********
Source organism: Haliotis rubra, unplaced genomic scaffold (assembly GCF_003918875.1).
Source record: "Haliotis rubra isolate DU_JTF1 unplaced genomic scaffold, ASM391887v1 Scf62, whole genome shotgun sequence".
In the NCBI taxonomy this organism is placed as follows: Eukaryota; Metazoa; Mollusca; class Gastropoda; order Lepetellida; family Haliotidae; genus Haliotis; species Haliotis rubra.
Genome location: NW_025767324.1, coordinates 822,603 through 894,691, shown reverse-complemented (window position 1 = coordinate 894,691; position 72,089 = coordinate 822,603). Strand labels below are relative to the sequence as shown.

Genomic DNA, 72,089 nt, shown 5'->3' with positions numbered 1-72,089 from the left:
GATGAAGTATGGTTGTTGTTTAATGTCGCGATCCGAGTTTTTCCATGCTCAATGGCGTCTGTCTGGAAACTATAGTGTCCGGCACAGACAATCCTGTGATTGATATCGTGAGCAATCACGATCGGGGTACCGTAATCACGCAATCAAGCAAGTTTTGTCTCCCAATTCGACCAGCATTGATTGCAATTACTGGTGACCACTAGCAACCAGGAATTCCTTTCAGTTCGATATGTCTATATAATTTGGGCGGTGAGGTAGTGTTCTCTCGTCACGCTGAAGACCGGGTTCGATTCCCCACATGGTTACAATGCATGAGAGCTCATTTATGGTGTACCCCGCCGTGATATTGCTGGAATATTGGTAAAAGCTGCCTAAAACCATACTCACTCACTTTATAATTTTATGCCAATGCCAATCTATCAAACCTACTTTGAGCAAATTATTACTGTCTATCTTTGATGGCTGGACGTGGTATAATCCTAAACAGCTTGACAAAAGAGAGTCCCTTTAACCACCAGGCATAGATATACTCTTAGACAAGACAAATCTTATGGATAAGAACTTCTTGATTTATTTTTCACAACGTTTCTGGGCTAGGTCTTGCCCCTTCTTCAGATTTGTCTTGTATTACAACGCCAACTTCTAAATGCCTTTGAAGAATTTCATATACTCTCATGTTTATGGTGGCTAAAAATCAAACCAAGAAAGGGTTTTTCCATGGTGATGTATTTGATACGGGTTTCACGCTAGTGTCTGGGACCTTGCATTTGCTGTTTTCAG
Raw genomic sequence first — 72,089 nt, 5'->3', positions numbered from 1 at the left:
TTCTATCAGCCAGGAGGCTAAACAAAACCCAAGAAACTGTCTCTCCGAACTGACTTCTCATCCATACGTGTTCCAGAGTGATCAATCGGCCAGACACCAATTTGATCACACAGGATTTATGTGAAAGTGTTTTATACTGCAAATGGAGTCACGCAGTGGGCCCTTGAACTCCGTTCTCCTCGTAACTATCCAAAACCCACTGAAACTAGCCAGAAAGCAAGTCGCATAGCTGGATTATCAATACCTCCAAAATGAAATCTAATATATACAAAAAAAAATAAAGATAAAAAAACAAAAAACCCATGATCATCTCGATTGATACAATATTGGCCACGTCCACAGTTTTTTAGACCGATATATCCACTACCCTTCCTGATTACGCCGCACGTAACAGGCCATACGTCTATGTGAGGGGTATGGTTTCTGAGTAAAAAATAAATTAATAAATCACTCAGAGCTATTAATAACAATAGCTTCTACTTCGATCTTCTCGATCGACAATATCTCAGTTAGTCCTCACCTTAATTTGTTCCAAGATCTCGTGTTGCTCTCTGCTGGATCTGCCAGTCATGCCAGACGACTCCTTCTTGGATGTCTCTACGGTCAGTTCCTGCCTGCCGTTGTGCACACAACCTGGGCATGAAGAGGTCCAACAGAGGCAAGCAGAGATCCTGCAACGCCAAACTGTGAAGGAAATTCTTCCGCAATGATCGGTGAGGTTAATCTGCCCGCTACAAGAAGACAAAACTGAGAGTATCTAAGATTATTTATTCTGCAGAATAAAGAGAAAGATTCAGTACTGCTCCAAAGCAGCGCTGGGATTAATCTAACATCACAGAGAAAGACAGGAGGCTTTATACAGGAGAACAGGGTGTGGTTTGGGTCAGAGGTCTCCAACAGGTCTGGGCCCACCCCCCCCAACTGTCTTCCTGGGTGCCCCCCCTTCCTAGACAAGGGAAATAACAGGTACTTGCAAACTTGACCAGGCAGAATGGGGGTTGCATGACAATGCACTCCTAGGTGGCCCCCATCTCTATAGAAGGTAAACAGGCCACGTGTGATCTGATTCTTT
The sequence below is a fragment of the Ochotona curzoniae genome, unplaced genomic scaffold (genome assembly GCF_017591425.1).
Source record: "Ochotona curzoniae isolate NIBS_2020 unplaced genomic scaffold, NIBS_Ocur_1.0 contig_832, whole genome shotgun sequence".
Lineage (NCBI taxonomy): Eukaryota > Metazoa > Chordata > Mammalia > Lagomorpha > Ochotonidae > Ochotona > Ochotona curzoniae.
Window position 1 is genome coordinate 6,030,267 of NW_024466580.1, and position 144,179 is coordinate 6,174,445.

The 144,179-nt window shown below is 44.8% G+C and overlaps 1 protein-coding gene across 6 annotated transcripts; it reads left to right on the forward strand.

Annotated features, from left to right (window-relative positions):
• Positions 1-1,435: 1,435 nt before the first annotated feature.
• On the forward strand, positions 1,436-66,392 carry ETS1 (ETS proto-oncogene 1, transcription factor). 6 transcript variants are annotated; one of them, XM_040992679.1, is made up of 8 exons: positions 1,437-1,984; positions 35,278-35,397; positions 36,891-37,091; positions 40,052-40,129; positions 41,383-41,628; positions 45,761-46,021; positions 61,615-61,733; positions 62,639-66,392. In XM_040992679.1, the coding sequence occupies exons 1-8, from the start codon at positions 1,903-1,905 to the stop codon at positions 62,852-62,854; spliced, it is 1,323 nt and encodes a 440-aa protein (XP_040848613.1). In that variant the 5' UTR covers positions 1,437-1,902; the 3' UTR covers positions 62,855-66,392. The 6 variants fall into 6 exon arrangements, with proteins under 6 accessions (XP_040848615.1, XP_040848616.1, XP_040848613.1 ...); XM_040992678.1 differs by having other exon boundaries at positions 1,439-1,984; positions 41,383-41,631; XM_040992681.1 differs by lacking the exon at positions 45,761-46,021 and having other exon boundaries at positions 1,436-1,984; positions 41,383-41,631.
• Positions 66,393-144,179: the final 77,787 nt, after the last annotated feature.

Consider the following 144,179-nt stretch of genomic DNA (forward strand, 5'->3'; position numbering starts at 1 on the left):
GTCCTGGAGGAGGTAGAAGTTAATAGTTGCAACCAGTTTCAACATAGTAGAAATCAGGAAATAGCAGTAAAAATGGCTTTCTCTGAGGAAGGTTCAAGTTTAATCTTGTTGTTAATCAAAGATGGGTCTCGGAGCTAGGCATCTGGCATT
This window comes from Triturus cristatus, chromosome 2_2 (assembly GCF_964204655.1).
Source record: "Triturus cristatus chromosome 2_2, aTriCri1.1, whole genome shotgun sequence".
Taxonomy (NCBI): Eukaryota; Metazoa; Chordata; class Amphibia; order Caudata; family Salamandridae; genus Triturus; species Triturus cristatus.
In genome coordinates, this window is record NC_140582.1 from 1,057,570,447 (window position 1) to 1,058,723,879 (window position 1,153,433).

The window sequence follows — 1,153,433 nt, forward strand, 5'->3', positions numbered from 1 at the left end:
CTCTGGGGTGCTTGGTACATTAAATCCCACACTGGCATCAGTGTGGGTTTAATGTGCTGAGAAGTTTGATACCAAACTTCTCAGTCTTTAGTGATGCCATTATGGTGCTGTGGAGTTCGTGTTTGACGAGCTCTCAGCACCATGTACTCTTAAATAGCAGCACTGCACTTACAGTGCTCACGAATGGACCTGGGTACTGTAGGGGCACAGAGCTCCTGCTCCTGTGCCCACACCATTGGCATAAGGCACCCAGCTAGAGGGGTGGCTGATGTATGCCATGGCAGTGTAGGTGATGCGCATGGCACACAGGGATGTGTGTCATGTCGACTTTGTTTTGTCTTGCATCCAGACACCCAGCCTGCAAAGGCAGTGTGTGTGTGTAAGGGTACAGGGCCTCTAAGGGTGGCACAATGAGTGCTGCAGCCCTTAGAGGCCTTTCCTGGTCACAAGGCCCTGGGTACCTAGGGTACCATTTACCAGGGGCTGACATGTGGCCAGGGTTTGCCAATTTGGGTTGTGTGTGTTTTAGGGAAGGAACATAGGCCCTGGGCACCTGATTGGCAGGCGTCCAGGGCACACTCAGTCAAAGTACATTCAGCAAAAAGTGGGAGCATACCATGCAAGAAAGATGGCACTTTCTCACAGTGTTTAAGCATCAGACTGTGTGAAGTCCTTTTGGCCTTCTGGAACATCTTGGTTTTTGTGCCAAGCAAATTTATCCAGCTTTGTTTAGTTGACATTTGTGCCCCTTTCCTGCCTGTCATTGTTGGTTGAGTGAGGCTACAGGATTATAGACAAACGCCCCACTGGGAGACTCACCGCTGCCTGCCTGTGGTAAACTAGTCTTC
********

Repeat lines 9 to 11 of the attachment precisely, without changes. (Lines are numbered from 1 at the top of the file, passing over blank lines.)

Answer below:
The sequence below is a fragment of the Ochotona curzoniae genome, unplaced genomic scaffold (genome assembly GCF_017591425.1).
Source record: "Ochotona curzoniae isolate NIBS_2020 unplaced genomic scaffold, NIBS_Ocur_1.0 contig_832, whole genome shotgun sequence".
Lineage (NCBI taxonomy): Eukaryota > Metazoa > Chordata > Mammalia > Lagomorpha > Ochotonidae > Ochotona > Ochotona curzoniae.